Born in Alabama, Arthur J. Parker, 51, had lived in Roscoe all his adult life and had been the city’s mayor for fifteen of the previous seventeen years.  First elected to the office in 1920, he had served continuously thereafter except for one term, 1933-1935, in which he had not run.  During his tenure, the city had passed bonds for street and waterwork improvement, paved the downtown streets with bricks, extended the water system to include the entire town, installed the city sewer system, purchased the first fire truck, and made natural gas available, along with other civic improvements.  He was an insurance agent and realtor.

In 1922, he married Ora Parks, the daughter of the town’s Baptist minister, Rev. G. W. Parks.  They subsequently had two children, Arthur, Jr., 14 in 1937, and Shirley Ann, 11.  The Mayor’s father, J. J. Parker, had been one of the original city aldermen when Roscoe was incorporated in 1907.

Bill Dawson, 60, was a cowboy and rancher for twenty years in Tom Green and Coke Counties before moving south of Roscoe six years earlier to ranch with Bob Scott of Colorado City.  He won third place in the old man’s calf roping contest at the 1934 Texas Cowboy Reunion in Stamford and later won first place in several other rodeos.  In November 1934, two and a half years earlier, he became Roscoe’s nightwatchman, a position that made him the city’s principal law enforcement officer after the sun went down. He was married, and his wife ran a café in downtown Roscoe.

Front page of the Abilene Reporter-News the day after the shooting.
Bad feelings had existed between Parker and Dawson for some time.  Dawson was initially hired as nightwatchman at a salary of $60 a month but had recently been forced to take a cut in pay, which he apparently blamed on Parker.  According to Laura Fay Duncan, both he and Parker were hot tempered, and Dawson had publicly accused the Mayor of dishonesty.  (There is also a story handed down in the Parker family that the Mayor had caught Dawson ticketing drivers and then pocketing the money when they paid him on the spot.)

The day before the shooting, Dawson received a letter from the Mayor informing him that he had been fired by order of the City Council and replaced by City Marshal Leslie Butler, but Dawson refused to step down, saying the firing was unauthorized.  (City Councilman Barna Haney told the Abilene Reporter-News that the Council had met the previous week before the firing and had not been in session since, i.e., that the City Council had not ordered the firing.)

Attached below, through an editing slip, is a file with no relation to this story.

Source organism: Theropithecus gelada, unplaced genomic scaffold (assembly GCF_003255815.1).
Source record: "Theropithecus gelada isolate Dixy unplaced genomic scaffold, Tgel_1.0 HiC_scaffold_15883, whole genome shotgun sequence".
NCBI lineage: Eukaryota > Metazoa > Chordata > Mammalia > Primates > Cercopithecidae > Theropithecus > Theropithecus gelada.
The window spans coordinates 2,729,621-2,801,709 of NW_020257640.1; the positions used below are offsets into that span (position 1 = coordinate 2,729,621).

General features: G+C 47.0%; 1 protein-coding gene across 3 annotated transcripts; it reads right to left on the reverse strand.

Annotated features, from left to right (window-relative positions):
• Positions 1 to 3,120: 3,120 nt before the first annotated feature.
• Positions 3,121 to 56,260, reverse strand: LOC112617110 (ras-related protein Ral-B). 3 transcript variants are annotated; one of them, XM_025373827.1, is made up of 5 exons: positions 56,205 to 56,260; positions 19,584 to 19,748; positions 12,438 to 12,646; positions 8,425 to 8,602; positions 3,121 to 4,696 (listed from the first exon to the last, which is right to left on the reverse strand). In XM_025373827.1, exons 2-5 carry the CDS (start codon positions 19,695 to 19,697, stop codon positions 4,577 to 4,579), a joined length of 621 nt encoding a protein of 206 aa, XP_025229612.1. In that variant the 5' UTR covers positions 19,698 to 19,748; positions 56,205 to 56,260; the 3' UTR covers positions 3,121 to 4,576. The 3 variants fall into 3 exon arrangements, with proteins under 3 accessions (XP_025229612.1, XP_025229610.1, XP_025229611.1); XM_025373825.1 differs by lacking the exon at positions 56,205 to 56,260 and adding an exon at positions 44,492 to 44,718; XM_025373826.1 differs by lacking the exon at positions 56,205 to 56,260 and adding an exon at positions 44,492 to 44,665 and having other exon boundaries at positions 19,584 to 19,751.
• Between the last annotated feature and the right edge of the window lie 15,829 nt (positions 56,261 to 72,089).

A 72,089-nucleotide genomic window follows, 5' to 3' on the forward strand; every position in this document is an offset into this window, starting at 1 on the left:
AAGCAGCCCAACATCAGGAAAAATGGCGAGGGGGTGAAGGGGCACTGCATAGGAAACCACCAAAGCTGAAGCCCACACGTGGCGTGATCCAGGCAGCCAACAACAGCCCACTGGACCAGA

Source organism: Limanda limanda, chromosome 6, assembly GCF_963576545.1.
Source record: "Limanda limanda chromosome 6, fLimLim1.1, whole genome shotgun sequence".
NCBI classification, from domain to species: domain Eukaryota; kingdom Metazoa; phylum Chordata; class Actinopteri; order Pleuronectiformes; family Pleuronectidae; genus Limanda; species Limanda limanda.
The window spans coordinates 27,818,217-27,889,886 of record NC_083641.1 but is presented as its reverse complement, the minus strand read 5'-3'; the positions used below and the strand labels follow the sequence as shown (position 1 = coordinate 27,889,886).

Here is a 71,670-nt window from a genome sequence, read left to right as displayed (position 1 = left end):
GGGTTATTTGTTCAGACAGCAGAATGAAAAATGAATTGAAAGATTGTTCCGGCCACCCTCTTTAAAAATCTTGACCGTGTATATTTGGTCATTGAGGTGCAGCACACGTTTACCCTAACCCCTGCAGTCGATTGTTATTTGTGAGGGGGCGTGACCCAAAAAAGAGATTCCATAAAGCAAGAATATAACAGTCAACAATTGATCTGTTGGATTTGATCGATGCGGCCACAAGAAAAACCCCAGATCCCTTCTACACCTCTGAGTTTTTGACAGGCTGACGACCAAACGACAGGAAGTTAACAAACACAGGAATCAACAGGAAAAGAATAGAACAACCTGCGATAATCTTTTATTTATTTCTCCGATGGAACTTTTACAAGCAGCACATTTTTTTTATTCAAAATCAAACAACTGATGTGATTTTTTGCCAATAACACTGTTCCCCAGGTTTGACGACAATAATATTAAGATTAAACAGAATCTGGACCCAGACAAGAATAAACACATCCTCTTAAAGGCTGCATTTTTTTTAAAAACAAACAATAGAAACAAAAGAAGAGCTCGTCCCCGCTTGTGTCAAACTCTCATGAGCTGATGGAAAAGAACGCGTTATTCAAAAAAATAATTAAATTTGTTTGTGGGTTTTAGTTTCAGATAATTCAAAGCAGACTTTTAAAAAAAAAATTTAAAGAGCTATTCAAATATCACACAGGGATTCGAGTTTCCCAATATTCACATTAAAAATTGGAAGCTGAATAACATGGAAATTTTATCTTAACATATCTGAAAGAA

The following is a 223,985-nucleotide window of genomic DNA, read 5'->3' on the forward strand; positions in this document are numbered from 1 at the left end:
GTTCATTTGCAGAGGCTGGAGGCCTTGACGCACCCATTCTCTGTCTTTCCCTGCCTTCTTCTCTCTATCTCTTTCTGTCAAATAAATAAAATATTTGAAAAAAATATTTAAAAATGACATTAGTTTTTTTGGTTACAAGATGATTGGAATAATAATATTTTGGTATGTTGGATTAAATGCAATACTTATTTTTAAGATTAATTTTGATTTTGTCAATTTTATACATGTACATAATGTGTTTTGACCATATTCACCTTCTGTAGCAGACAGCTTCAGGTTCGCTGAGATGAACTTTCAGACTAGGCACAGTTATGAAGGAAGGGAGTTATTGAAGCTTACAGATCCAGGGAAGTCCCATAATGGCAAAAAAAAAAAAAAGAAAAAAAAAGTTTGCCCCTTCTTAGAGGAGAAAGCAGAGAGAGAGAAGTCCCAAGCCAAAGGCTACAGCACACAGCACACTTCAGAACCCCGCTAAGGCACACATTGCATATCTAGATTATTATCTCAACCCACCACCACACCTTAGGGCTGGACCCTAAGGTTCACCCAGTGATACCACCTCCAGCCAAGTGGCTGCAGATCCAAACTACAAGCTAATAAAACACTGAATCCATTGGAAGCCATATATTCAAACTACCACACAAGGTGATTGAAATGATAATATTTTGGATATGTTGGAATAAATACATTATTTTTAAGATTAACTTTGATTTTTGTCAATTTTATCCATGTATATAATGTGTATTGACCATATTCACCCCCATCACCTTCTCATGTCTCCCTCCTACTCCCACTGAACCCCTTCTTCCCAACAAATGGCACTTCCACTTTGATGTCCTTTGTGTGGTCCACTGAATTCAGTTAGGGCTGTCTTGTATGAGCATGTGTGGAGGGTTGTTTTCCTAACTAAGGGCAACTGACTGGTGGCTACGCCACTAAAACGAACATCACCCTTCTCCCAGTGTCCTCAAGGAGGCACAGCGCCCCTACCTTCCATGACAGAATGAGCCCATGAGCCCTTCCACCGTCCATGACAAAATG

At the court hearing held on June 19, two weeks after the shooting, Mrs. Dawson testified that Parker had come to her café earlier in the day and asked her what her husband was going to do about the letter, saying that the city wasn’t big enough for both of them.  She also said that City Commissioner Ralph Henson told her that Parker had said, “The town is not big enough for both of us.  While I’m mayor, I’ll run the town to suit me, if it don’t suit anyone else.  Dawson will leave, or I’ll put his light out.”

Roscoe farmer O. J. Beinhauer testified that Dawson told him in the café he “wasn’t going to stand for the canning—that it would be different if the city commission had done it, but that he would sooner kill one man than let him get by with such a thing.”  Beinhauer also quoted Dawson as saying, “If I killed him, he wouldn’t have enough friends to carry him off the street.” Mrs. Dawson testified that right after the shooting her husband said to her, “I shot ‘Red’ Parker, Mother. I had to do it.  I wasn’t going to let him beat me up.”

The hearing resulted in District Judge A. S. Mauzey setting Dawson’s bail at $10,000 and charging him with the malicious murder of the mayor.

On August 3, Mrs. A. J. Parker was elected Mayor of Roscoe to succeed her deceased husband.  She ran unopposed.

On Tuesday, September 28, the trial began in the 32nd District Court in Sweetwater with Judge Mauzey presiding.  The prosecution was led by E. T. Brook of Abilene, while Dawson’s defense counsel was Temple Dickson, Jr., who later became a state representative.

The prosecution argued that Dawson had killed the mayor in cold blood and appealed to the jury to assess the death penalty, citing Dawson’s expressed hatred for the mayor.  Brook argued that testimony indicated the trouble that led to the shooting had been brewing in Dawson’s mind for some time.  He emphasized that Dawson’s request to X. B. Sanders to give him the gun so he could finish the job clearly indicated his murderous intent.

Dickson, on the other hand, based his case on self-defense, citing threats made by Parker, including one right before the shooting in which he said he would give Dawson a “licking.” Dickson also argued that Dawson was unbalanced and fearful since an earlier altercation with a group of drunks who beat him up when he attempted to apprehend them.  Referring to Dawson’s advanced age, he told the jury, “Any sentence you may impose on the defendant means death as he will not live long if sent to prison.”